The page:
Lubart, T., Mouchiroud, C., Tordjman, S., & Zenasni, F. (2015). Psychologie de la créativité (2nd ed.). Paris: Colin.

Mahatma Gandhi Institute of Education for Peace and Sustainable Development. (2020). RETHINKING LEARNING: A Review of Social and Emotional Learning for Education Systems. (N. Chatterjee Singh & A. Duraiappah, Eds.). New Delhi: UNESCO MGIEP.

Mayer, J., & Salovey, P. (1997). What is Emotional Intelligence? In P. Salovey & D. J. Sluyter (Eds.), Emotional Development and Emotional Intelligence (Basic, pp. 3–31). New York: Harper Collins. https://doi.org/10.1177/1066480710387486

Mikolajczak, M., Quoidbach, Kotsu, &, & Nelis. (2014). Les Compétences Émotionnelles (2nd ed.). Paris: Dunod.

Petrides, K. V, & Furnham, A. (2001). Trait emotional intelligence: psychometric investigation with reference to established trait taxonomies. European Journal of Personality, 15(6), 425–448. https://doi.org/10.1002/per.416

Qualter, P., Davis, S. K., Keefer, K. V., Parker, J. D. A., Saklofske, D. H., Wigelsworth, M., … Stough, C. (2017). Emotional competency in education: core concepts and applications. British Journal of Educational Psychology, 12, 51–71.

Runco, M. A., & Jaeger, G. J. (2012). The Standard Definition of Creativity. Creativity Research Journal, 24(1), 92–96. https://doi.org/10.1080/10400419.2012.650092

Russ, S. W., & Kaugars, A. S. (2001). Emotion in children’s play and creative problem solving. Creativity Research Journal, 13(2), 211–219. https://doi.org/10.1207/s15326934crj1302_8

Salovey, P., & Mayer, J. (1990). Emotional Intelligence. Imagination, Cognition and Personality, 9(3), 185–211. https://doi.org/10.2190/DUGG-P24E-52WK-6CDG

Teske, J., Clausen, C. K., Gray, P., Smith, L. L., Al Subia, S., Rod Szabo, M., … Rule, A. C. (2017). Creativity of third graders’ leadership cartoons: Comparison of mood-enhanced to neutral conditions. Thinking Skills and Creativity, 23, 217–226. https://doi.org/10.1016/j.tsc.2017.02.003

Xu, X., Pang, W., & Xia, M. (2021). Are emotionally intelligent people happier? A meta-analysis of the relationship between emotional intelligence and subjective well-being using Chinese samples. Asian Journal of Social Psychology, 24(4), 477–498. https://doi.org/10.1111/AJSP.12445

Zenasni, F., & Lubart, T. (2008). Emotion-related traits moderate the impact of emotional state on creative performances. Journal of Individual Differences, 29(3), 157–167.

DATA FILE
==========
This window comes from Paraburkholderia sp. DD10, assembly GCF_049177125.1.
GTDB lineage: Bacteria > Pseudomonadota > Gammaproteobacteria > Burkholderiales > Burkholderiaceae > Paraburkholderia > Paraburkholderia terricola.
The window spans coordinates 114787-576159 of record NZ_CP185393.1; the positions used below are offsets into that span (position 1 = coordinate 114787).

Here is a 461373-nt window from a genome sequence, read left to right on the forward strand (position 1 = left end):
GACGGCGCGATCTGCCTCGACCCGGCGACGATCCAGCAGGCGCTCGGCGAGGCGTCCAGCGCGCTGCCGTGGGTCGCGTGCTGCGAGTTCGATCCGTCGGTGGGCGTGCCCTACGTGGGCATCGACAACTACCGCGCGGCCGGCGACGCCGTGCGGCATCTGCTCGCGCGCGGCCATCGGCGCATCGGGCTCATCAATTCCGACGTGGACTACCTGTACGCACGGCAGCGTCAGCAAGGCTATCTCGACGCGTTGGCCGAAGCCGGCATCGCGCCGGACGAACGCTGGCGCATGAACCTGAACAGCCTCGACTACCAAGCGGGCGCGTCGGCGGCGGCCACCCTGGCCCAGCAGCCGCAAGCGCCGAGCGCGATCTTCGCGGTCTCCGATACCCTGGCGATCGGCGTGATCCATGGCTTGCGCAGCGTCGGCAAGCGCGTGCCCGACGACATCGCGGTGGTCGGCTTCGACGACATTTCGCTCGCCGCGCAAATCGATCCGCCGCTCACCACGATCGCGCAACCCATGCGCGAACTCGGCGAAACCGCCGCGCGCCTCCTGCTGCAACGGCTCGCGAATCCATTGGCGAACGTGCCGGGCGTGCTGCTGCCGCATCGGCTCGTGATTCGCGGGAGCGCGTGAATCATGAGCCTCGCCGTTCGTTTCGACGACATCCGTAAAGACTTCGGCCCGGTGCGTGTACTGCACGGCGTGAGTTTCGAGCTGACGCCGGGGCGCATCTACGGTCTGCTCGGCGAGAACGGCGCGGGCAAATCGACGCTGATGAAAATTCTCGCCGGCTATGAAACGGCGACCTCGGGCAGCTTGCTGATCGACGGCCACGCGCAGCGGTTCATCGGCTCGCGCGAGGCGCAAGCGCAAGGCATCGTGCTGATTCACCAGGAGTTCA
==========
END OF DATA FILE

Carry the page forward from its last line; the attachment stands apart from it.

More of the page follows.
Prof. Dr. Franck Zenasni
Dr. Macarena-Paz Celume
Guest Editors

Manuscript Submission Information

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  • emotional intelligence
  • creativity
  • social and emotional competence
  • emotional skills
  • creative thinking
  • creative process

Published Papers

This special issue is now open for submission, see below for planned papers.

Planned Papers

The below list represents only planned manuscripts. Some of these manuscripts have not been received by the Editorial Office yet. Papers submitted to MDPI journals are subject to peer-review.

Title: Cooperative-creative games: An evidence-based intervention proposal
Authors: Maite Garaigordobil; Laura Berrueco; And Macarena-Paz Celume
Affiliation: University of the Basque Country (Spain)
Abstract: The work presents the results of four cooperative-creative game programs (Game Programs). In all four studies, experimental designs with repeated pretest-posttest measures and control groups were used. Validation samples range from 86 to 178 participants, randomly assigning participants to the experimental and control conditions. Before and after each program, a battery of assessment instruments was applied to measure the variables under study. The intervention consists of conducting a weekly game session during the school year. The results of the pretest-posttest covariance analyses confirm a significant impact: (1) in social development, increasing various positive social behaviors and decreasing many negative social behaviors; increasing assertive cognitive strategies and prosocial resolution of interpersonal problems; and enhancing relationships and positive communication among group members; (2) in emotional development, improving self-concept, peer image, and emotional stability; and (3) in cognitive development, increasing verbal intelligence, verbal and graphic-figurative creativity, as well as creative personality behaviors and traits. The work provides empirical evidence of the relevance of cooperative-creative play in child development.